Health Reform WK-EDGE Approval of Arkansas Medicaid work requirements vacated
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Tuesday, April 9, 2019

Approval of Arkansas Medicaid work requirements vacated

By Rebecca Mayo, J.D.

HHS’s failure to consider the risk to coverage when approving waivers to the Medicaid program that allowed work requirements, constituted an arbitrary and capricious decision.

The work requirement amendment to the Arkansas Medicaid Program was vacated by the U.S. District Court in the District of Columbia. The court found that in approving Arkansas’s proposed amendments to the program as waivers to the Medicaid program, HHS failed to take into consideration wither the amendments would promote the objectives of the Medicaid Act. HHS’s failure to consider whether beneficiaries would lose coverage, and what the impact would be, rendered the decision arbitrary and capricious (Gresham v. Azar, March 27, 2019, Boasberg, J.).

The amendments. The governor of Arkansas sought a waiver from HHS for three proposed amendments to Arkansas’s Medicaid program which included a work requirement as a condition of continued Medicaid coverage. Under the work requirements, most able-bodied adults ages 19 to 49 were required to complete 80 hours of employment or other qualifying activities each month or earn income equivalent to 80 hours of work. Nonexempt individuals were required to report monthly through an online portal and failure to report sufficient qualifying hours for any three months in a plan year were disenrolled from Medicaid for the remainder of the year and not permitted to re-enroll until the follow plan year. HHS approved the waiver for these requirements.

Since the program began, more than 16,900 individuals have lost Medicaid coverage for some period of time for not reporting their compliance. Ten Arkansans sued HHS in August 2018, arguing that the approval of the state’s new requirements violated the Administrative Procedure Act (APA) and the Constitution.

Medicaid objectives. The question here is whether HHS acted arbitrarily or capriciously in concluding that the amendments were likely to assist in promoting the objectives of the Medicaid Act. The state indicated that Medicaid coverage is a Medicaid objective that is readily apparent from the substantive provisions of the statute. HHS refers to the provision of medical care to eligible persons as Medicaid’s "core" objective. HHS’s approval letter explained that it approved the amendments based on whether they would assist in improving health outcomes, address behavioral and social factors that influence health outcomes, and incentivize beneficiaries to engage in their own health care and achieve better health outcomes. The court noted that the consideration of whether the project would help or hurt in funding medical services for the needy was missing from the list of considerations. While HHS argued that it had no obligation to offer any explanation of the decision to approve a waiver, the court held that where an agency decision is judiciable reviewable the government must give a reason that a court can measure against the arbitrary and capricious standard of the APA.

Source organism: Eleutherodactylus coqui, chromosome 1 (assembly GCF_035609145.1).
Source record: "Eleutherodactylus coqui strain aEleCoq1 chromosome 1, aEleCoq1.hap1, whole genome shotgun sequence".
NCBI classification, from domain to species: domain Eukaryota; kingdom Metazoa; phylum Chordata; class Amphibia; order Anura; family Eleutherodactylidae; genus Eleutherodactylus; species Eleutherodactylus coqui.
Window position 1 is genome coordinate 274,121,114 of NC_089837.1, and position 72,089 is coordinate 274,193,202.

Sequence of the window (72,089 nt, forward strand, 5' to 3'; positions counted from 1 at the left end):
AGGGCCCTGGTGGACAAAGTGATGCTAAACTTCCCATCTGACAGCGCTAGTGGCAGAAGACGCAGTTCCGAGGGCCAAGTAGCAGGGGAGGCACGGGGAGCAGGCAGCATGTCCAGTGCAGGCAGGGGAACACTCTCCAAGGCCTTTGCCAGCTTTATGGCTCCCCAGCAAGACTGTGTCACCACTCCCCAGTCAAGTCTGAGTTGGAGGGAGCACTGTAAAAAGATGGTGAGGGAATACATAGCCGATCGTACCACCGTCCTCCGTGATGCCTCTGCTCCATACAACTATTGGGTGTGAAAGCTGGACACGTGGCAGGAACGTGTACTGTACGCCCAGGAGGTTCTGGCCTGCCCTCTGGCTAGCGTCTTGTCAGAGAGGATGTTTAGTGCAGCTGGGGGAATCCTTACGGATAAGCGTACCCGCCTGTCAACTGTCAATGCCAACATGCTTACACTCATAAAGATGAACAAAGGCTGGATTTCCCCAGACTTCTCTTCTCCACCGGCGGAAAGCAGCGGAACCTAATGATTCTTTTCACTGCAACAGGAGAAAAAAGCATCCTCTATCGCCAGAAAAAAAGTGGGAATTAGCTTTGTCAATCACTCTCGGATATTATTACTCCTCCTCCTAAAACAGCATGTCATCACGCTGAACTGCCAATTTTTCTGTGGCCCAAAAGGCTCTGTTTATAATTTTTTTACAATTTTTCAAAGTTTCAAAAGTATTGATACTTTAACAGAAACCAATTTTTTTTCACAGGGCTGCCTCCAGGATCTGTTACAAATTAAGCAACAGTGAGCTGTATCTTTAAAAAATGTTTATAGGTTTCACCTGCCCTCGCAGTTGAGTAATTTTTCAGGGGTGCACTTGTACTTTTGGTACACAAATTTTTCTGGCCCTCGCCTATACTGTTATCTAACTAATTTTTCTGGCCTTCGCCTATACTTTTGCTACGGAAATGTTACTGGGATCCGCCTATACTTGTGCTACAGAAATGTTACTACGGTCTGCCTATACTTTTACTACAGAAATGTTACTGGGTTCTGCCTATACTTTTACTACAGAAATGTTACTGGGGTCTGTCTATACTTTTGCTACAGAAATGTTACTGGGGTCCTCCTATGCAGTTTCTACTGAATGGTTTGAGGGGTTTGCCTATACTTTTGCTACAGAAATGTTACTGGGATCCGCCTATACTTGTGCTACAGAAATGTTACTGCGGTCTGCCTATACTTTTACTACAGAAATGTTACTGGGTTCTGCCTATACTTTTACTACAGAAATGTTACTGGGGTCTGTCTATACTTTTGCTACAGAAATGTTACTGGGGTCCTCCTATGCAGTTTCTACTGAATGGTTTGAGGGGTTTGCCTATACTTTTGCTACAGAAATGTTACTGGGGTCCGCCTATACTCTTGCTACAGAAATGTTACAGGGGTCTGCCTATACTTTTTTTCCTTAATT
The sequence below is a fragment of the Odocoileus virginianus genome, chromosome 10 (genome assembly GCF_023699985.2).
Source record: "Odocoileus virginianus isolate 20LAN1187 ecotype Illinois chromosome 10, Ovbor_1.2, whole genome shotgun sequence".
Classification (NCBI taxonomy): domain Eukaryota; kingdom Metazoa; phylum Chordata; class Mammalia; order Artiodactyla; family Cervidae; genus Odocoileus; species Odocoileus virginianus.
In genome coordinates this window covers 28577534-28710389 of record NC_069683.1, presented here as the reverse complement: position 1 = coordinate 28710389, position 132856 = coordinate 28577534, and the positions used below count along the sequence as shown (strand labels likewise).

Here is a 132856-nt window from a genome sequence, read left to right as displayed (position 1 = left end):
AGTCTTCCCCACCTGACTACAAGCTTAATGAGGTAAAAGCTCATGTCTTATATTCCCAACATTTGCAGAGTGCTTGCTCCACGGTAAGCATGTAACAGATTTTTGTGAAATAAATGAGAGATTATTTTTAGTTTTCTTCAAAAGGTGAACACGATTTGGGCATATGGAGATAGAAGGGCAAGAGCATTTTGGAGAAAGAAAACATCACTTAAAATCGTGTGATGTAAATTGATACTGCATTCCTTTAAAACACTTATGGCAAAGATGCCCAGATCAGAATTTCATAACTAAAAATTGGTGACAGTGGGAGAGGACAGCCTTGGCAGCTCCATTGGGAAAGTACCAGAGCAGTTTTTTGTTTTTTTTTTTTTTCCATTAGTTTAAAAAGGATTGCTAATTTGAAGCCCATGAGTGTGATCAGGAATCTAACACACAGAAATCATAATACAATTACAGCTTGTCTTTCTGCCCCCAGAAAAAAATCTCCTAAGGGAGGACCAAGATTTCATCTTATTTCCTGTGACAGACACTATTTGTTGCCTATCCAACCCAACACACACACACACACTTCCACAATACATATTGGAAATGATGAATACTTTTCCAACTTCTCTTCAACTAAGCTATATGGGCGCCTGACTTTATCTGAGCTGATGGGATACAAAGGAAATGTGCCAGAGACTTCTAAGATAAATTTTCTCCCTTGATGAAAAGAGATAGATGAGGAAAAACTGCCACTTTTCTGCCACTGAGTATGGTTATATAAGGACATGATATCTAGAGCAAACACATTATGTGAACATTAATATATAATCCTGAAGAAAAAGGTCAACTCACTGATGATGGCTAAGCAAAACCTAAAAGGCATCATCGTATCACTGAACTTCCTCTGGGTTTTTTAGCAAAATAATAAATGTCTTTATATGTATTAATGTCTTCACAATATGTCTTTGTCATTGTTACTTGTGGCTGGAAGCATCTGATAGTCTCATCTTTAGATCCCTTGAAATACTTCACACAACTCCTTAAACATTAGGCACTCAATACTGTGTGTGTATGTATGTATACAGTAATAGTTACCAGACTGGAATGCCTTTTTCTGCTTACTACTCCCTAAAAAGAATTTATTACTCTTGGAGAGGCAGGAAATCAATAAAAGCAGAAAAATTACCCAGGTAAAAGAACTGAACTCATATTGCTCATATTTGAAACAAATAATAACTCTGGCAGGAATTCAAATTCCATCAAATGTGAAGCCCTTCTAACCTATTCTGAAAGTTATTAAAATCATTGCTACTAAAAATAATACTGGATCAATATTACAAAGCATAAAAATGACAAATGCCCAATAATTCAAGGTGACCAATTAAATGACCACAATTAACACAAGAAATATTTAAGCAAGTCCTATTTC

Risk to coverage. To adequately analyze the issue of coverage, HHS needed to consider whether the amendments would likely cause recipients to lose coverage and whether it would cause others to gain coverage. HHS did neither. The HHS approval letter indicates that several commenters had predicted coverage loss, however the letter failed to address whether that coverage loss would occur as predicted. While the government is not required to recite and refute every objection submitted in opposition to a proposed demonstration, the agency cannot entirely fail to consider an important aspect of the problem that is repeatedly raised in the comment period. The government is also not required to provide a numeric estimate of coverage loss, although the court noted the agency tasked with supervising Medicaid programs in all 50 states should be able to do just that. However, where commenters provide coverage predictions, the government should explain whether it agrees with the predictions and whether the loss would be minor or substantial and how that weighs against the advancement of other Medicaid objectives.

Other objectives. The state and HHS argued that the amendments advance other objectives of the Medicaid Act by improving health outcomes and promoting independence and self-sufficiency. However, the court was firm in holding that if the state and HHS admit that ensuring Medicaid coverage for the needy is a key objective of the Act, then HHS’s failure to consider the effects of the amendments on coverage alone renders the decision arbitrary and capricious; it does not matter that HHS deemed the project to advance other objectives of the Medicaid Act. The state additionally argued that the provision of Medicaid coverage is in irreconcilable tension with other purposes of the Medicaid Act. The court was puzzled how the objectives of a statue all sides agree was designed to provide free or low-cost medical care to the needy could nevertheless stand in irreconcilable tension with the goal of providing free or low-cost medical care to that population.

Thus, the court vacated the Secretary’s approval of the work requirements and remanded the issue back to HHS.

The case is No. 1:18-cv-01900-JEB.

Attorneys: Ian Heath Gershengorn (Jenner & Block LLP) for Charles Gresham. James Mahoney Burnham, U.S. Department of Justice, for Alex M. Azar, II.

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